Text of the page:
Google+ page vs Facebook page – the battle has just begun…


The first smoke has died down. But the war has just begun. Page vs Page. Facebook vs Google. Two Superpowers against each others.

In the first place these social networks giants was created for people to connect with people. Or “friends and family” as Facebook use to call it. With their “profiles” as a basis for the communication within the network.

Then the time came for the companies to engage with their target audience. With their “pages” as a basis for their communication. And I guess the battle has just begun.

As far as I can see and understand both of these giants have just ended up into a massive clash! Where the value proposition for their users (as companies, brands, and others) is very much the same.

Of course they both have advantages and disadvantages. The SiliconIndia says for an example:

The greatest benefit of branding products in Google plus will be the link up with search engine. The search engine will track the brands on Google plus pages easily and will bring them to the top list in the search engine. Just typing “+Google” will take the user directly to the company’s profile page.
Facebook has again got something that will affect their market. The like button of Facebook is similar to the +1 button on Google plus. The hangout button is simpler to use when compared to video chat in Facebook with Skype. Now Google plus also going corporate will be a tough completion to Facebook pages.

Well – as I said – the battle has just begun… and I’ll will follow this war with great interest.

Now – I’ve just created my own “Google+ page” and I’m looking forward to see yours, and follow your point of view in this matter. Mashable show you how to get started.

Sign up for a Google+ business page now!


Hey PR communicators and others. Do you’ve got a Facebook fan page for your business? And think that’s a great way to get in touch and interact with your audience?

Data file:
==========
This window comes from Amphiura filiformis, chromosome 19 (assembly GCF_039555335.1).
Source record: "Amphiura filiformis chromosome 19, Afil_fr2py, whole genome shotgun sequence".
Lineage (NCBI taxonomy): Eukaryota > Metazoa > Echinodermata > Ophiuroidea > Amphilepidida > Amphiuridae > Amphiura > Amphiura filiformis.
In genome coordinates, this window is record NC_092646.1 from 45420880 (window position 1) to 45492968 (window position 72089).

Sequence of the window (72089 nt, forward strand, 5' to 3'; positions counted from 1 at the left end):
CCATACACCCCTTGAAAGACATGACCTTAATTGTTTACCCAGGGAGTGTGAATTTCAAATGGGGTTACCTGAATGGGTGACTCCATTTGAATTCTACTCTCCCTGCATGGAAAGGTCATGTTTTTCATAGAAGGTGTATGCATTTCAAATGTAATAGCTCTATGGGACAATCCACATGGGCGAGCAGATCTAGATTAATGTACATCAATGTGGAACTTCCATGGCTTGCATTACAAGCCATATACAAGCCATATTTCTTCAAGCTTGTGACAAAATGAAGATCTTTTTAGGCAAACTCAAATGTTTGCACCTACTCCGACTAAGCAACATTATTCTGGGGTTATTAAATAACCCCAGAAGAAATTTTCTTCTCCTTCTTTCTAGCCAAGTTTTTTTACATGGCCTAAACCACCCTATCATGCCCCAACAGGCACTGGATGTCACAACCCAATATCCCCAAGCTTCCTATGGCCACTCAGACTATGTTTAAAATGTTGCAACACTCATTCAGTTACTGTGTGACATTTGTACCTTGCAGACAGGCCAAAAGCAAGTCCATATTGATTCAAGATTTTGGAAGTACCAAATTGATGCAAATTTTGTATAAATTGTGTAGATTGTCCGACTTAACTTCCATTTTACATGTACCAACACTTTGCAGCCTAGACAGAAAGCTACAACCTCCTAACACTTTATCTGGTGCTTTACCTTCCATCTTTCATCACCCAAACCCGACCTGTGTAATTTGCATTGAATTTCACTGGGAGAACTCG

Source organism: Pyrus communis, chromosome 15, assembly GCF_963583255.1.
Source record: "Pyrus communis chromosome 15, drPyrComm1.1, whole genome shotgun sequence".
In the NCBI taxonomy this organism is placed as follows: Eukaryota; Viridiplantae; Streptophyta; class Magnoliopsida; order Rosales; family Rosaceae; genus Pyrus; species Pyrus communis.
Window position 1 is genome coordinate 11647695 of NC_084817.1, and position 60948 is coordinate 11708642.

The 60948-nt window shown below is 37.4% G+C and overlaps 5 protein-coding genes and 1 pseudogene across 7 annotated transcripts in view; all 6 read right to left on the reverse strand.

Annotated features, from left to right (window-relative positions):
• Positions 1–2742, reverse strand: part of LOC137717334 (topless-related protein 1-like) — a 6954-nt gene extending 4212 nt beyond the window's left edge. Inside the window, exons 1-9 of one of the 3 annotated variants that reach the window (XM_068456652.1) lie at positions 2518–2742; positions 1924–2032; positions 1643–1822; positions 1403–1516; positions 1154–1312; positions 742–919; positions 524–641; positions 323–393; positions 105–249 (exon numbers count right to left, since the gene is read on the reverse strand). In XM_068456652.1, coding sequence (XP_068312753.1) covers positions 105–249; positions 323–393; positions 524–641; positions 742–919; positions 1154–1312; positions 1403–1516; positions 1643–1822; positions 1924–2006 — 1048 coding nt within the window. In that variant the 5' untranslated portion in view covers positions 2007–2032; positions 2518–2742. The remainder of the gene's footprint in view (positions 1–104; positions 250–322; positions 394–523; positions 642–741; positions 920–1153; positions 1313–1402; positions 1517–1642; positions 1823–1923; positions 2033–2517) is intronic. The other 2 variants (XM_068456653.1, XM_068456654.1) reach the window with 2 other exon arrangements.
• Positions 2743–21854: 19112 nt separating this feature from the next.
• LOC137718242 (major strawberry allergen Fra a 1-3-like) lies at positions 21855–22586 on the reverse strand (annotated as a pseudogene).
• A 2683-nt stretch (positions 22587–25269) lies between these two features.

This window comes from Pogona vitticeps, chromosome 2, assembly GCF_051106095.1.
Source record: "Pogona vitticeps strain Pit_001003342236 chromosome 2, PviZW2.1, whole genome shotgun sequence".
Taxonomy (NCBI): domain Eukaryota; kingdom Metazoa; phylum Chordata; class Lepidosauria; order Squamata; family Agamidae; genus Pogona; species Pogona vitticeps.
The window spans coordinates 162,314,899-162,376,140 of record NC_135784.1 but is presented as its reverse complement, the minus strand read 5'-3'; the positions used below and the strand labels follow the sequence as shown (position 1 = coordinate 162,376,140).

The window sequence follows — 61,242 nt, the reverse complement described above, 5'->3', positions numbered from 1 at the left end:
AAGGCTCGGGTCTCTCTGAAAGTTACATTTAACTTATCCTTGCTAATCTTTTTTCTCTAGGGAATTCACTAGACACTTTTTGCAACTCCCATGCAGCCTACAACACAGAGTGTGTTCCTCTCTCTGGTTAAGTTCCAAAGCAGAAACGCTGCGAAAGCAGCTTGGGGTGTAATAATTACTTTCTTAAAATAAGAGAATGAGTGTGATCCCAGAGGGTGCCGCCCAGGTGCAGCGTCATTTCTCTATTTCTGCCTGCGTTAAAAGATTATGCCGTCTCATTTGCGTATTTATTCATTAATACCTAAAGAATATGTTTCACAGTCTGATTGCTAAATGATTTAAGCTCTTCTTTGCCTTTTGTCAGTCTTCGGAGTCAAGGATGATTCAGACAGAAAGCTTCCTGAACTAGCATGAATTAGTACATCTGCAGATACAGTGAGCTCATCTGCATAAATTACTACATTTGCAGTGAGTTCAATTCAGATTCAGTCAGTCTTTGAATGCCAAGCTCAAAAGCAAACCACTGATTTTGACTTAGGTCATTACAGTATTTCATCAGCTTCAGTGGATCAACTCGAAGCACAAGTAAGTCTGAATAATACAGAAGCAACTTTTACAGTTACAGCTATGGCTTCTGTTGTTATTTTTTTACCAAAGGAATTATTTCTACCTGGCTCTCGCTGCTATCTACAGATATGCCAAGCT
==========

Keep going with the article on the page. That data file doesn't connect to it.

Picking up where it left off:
Then you should create a business page for Google+. But hold it! Maybe you should wait for a while, until Google show you the green light.

Some companies like Ford just run into the field for action. They created a personal profile as a company brand. Exactly what business did in the good old Facebook era when pages didn’t exist.

Ford - one of the first business on Google+

Google is of course aware of this, and telling us not to.

Google+ Product manager, Christian Oestlien, says on his profil:

“We have been watching Google+ take shape over the last week and we’ve seen some really great companies get involved. But frankly we know our product as it stands is not optimally suited to their needs. In fact, it was kind of an awkward moment for us when we asked Ford for his (or was it her?) gender!

How users communicate with each other is different from how they communicate with brands, and we want to create an optimal experience for both. We have a great team of engineers actively building an amazing Google+ experience for businesses, and we will have something to show the world later this year.”

But also add that:

“If you represent a “non-user entity” (e.g. business, organization, place, team, etc.) and would like to apply for consideration in our limited program (and be amongst the first to be alerted when the business product launches) you can sign up here:”

http://goo.gl/zq95C